Obestatin is an active peptide with multiple biological functions, such as stimulating cell proliferation, differentiation, and sugar and lipid metabolism (Gesmundo et al., 2013). Obestatin can prevent IR occurrence by influencing insulin secretion. Ghrelin and obestatin, two gastrointestinal peptides formed via post-translational processing of the common precursor-preproghrelin, play important physiological roles in obesity and hypertension (Wang et al., 2014). Our results showed that peripheral obestatin level in obese children was significantly lower than that of normal controls, and was negatively correlated with BMI, which was consistent with previous reports by Shen et al. (2013). Obestatin declination in obese patients leads to decreased suppression of appetite and subsequent weight gain (Arslan et al., 2010). TG reduction was also found to be associated with obestatin levels (Agnew et al., 2011). While most studies suggest that obestatin is negatively correlated with IR, the specific mechanisms driving this phenomenon is still unclear. It is thought that obestatin can regulate ß cells and expression of insulin related genes, thus affecting insulin secretion and sensitivity.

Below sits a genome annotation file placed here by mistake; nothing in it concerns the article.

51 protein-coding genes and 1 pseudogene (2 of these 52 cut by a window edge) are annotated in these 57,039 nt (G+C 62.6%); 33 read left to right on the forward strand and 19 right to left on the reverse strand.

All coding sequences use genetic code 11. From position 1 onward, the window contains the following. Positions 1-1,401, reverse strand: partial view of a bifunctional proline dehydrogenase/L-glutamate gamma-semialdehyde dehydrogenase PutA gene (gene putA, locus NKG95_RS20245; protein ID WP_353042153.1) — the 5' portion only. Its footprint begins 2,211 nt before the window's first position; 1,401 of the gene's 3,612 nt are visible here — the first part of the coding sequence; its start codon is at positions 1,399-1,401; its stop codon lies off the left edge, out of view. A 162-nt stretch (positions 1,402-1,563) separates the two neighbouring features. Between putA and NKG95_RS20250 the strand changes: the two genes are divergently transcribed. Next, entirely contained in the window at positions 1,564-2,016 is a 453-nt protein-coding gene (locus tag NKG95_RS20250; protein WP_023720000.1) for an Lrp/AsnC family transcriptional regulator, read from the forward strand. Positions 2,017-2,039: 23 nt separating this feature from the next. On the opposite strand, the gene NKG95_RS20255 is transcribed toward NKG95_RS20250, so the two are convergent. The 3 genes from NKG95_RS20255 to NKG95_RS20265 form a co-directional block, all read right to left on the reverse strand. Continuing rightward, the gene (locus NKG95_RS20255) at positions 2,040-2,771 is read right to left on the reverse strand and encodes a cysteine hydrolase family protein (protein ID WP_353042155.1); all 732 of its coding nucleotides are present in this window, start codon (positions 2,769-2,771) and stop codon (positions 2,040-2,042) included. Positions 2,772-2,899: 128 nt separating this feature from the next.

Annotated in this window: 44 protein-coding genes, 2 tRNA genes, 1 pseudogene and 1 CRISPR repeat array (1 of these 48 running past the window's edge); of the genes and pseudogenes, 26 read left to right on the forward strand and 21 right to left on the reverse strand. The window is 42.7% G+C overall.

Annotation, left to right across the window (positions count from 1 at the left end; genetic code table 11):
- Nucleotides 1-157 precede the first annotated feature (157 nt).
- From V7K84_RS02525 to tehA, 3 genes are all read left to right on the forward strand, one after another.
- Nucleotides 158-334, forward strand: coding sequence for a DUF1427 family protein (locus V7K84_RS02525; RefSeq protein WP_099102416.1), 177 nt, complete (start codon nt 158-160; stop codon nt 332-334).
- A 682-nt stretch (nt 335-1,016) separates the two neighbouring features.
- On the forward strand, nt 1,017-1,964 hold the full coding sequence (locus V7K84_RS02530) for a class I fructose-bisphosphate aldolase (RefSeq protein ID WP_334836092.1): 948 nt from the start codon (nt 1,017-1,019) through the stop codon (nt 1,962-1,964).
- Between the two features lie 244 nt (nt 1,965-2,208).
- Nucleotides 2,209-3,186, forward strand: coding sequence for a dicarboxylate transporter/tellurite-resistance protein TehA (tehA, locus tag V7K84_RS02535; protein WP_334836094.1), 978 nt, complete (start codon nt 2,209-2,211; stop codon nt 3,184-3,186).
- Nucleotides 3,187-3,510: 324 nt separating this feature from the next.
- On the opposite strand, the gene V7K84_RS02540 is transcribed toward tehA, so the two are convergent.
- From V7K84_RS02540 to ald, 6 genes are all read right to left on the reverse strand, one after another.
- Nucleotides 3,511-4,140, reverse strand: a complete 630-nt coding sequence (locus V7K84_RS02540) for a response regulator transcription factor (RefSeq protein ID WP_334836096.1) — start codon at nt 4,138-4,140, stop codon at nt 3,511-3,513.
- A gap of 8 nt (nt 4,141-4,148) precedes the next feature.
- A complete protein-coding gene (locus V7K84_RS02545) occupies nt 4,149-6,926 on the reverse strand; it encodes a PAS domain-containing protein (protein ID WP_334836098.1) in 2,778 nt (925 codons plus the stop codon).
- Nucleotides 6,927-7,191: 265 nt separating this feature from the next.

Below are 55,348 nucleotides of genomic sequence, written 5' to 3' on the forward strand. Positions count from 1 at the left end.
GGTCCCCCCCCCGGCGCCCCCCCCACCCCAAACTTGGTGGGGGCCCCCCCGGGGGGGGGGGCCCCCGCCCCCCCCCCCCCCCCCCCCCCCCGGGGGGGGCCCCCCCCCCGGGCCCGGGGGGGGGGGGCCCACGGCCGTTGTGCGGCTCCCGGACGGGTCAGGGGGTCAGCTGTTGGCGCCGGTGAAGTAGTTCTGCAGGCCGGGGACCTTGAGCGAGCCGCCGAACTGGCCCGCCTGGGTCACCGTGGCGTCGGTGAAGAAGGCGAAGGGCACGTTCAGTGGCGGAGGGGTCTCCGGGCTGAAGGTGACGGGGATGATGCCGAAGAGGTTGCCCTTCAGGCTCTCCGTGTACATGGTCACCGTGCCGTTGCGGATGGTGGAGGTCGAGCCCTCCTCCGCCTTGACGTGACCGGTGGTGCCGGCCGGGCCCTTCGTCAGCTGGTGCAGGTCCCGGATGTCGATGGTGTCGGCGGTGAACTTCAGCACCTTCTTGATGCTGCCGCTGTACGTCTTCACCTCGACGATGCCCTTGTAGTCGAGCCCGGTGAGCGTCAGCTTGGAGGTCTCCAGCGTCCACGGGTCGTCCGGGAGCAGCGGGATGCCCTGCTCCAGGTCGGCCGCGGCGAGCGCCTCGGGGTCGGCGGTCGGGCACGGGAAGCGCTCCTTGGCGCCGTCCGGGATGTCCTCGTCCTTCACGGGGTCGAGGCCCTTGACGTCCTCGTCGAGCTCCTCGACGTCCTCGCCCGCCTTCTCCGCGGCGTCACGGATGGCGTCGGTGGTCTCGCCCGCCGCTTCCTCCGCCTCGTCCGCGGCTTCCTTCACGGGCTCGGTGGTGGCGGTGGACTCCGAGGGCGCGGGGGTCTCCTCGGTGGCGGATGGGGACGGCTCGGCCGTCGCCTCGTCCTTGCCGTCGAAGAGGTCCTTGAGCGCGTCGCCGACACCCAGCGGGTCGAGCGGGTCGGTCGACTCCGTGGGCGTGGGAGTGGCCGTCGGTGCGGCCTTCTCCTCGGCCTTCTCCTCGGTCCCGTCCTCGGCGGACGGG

Various studies have suggested that that BMI and basal insulin is negatively correlated with fasting obestatin levels (Lippl et al., 2008; Wali et al., 2014); TG and TC are also associated with IR. IR leads to down-regulation of esterase synthesis and activity, resulting in reduced TG hydrolysis and overall elevation of TG. Our study showed that IR leads to changes in BMI, WHR, and TG levels, suggesting that these factors may be reliable markers for predicting the occurrence and development of IR. In obese children, obestatin showed negative correlation with Ln (IR) and FINS, which was consistent with previous reports (Nakahara et al., 2008). Obestatin injections in Wistar rats can significantly reduce the occurrence of pancreatic edema (Ceranowicz et al., 2009). Obestatin can also treat cerulein-induced acute pancreatitis (Bukowczan et al., 2016). Interestingly, obstatin and insulin show interdependent relationship; insulin can reduce obestatin level in insulin sensitive patients (Anderwald-Stadler et al., 2007), suggesting that insulin and insulin sensitivity are important factors affecting obestatin secretion. Similarly, metabolic abnormalities resulting in altered insulin secretion may affect obestatin levels as well (Huang et al., 2012).